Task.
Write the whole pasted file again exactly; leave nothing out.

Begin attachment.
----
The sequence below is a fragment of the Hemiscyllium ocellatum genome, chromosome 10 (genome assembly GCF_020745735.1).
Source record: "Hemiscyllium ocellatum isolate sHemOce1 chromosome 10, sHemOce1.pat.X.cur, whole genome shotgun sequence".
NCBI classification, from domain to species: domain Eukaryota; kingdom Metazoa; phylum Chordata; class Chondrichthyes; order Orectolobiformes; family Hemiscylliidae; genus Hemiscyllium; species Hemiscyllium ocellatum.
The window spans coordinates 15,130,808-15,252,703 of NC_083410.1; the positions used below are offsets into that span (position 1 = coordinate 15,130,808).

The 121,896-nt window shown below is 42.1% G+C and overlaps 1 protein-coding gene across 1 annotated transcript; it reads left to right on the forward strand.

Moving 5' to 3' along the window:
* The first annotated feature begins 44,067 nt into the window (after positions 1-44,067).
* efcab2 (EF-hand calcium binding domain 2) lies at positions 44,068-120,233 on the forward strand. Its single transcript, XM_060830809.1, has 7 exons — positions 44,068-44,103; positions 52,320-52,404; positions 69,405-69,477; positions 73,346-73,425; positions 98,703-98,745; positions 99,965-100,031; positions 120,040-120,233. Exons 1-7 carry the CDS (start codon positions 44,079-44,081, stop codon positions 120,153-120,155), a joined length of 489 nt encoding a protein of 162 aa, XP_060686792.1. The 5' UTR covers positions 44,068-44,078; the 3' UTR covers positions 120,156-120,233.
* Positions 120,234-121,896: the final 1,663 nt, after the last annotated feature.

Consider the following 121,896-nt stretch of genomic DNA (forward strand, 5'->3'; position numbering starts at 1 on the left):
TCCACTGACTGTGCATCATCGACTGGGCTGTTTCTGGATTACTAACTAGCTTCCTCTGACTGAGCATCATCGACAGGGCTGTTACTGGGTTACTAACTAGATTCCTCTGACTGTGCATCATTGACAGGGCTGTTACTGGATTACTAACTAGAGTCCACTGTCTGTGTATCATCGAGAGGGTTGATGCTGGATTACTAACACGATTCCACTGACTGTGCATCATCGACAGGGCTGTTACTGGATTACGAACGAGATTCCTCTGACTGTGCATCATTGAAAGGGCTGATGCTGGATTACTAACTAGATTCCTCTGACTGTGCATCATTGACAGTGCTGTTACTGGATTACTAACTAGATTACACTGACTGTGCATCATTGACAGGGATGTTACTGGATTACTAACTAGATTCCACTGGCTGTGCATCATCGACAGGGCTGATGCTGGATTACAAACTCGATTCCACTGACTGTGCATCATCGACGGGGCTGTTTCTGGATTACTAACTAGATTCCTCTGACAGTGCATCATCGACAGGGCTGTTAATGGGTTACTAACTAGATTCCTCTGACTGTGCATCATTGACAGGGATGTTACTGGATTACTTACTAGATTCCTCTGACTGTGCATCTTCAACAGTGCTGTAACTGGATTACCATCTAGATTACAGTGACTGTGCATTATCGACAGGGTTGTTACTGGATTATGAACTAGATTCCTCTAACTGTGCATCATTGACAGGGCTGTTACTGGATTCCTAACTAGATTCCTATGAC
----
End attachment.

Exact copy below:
The sequence below is a fragment of the Hemiscyllium ocellatum genome, chromosome 10 (genome assembly GCF_020745735.1).
Source record: "Hemiscyllium ocellatum isolate sHemOce1 chromosome 10, sHemOce1.pat.X.cur, whole genome shotgun sequence".
NCBI classification, from domain to species: domain Eukaryota; kingdom Metazoa; phylum Chordata; class Chondrichthyes; order Orectolobiformes; family Hemiscylliidae; genus Hemiscyllium; species Hemiscyllium ocellatum.
The window spans coordinates 15,130,808-15,252,703 of NC_083410.1; the positions used below are offsets into that span (position 1 = coordinate 15,130,808).

The 121,896-nt window shown below is 42.1% G+C and overlaps 1 protein-coding gene across 1 annotated transcript; it reads left to right on the forward strand.

Moving 5' to 3' along the window:
* The first annotated feature begins 44,067 nt into the window (after positions 1-44,067).
* efcab2 (EF-hand calcium binding domain 2) lies at positions 44,068-120,233 on the forward strand. Its single transcript, XM_060830809.1, has 7 exons — positions 44,068-44,103; positions 52,320-52,404; positions 69,405-69,477; positions 73,346-73,425; positions 98,703-98,745; positions 99,965-100,031; positions 120,040-120,233. Exons 1-7 carry the CDS (start codon positions 44,079-44,081, stop codon positions 120,153-120,155), a joined length of 489 nt encoding a protein of 162 aa, XP_060686792.1. The 5' UTR covers positions 44,068-44,078; the 3' UTR covers positions 120,156-120,233.
* Positions 120,234-121,896: the final 1,663 nt, after the last annotated feature.

Consider the following 121,896-nt stretch of genomic DNA (forward strand, 5'->3'; position numbering starts at 1 on the left):
TCCACTGACTGTGCATCATCGACTGGGCTGTTTCTGGATTACTAACTAGCTTCCTCTGACTGAGCATCATCGACAGGGCTGTTACTGGGTTACTAACTAGATTCCTCTGACTGTGCATCATTGACAGGGCTGTTACTGGATTACTAACTAGAGTCCACTGTCTGTGTATCATCGAGAGGGTTGATGCTGGATTACTAACACGATTCCACTGACTGTGCATCATCGACAGGGCTGTTACTGGATTACGAACGAGATTCCTCTGACTGTGCATCATTGAAAGGGCTGATGCTGGATTACTAACTAGATTCCTCTGACTGTGCATCATTGACAGTGCTGTTACTGGATTACTAACTAGATTACACTGACTGTGCATCATTGACAGGGATGTTACTGGATTACTAACTAGATTCCACTGGCTGTGCATCATCGACAGGGCTGATGCTGGATTACAAACTCGATTCCACTGACTGTGCATCATCGACGGGGCTGTTTCTGGATTACTAACTAGATTCCTCTGACAGTGCATCATCGACAGGGCTGTTAATGGGTTACTAACTAGATTCCTCTGACTGTGCATCATTGACAGGGATGTTACTGGATTACTTACTAGATTCCTCTGACTGTGCATCTTCAACAGTGCTGTAACTGGATTACCATCTAGATTACAGTGACTGTGCATTATCGACAGGGTTGTTACTGGATTATGAACTAGATTCCTCTAACTGTGCATCATTGACAGGGCTGTTACTGGATTCCTAACTAGATTCCTATGAC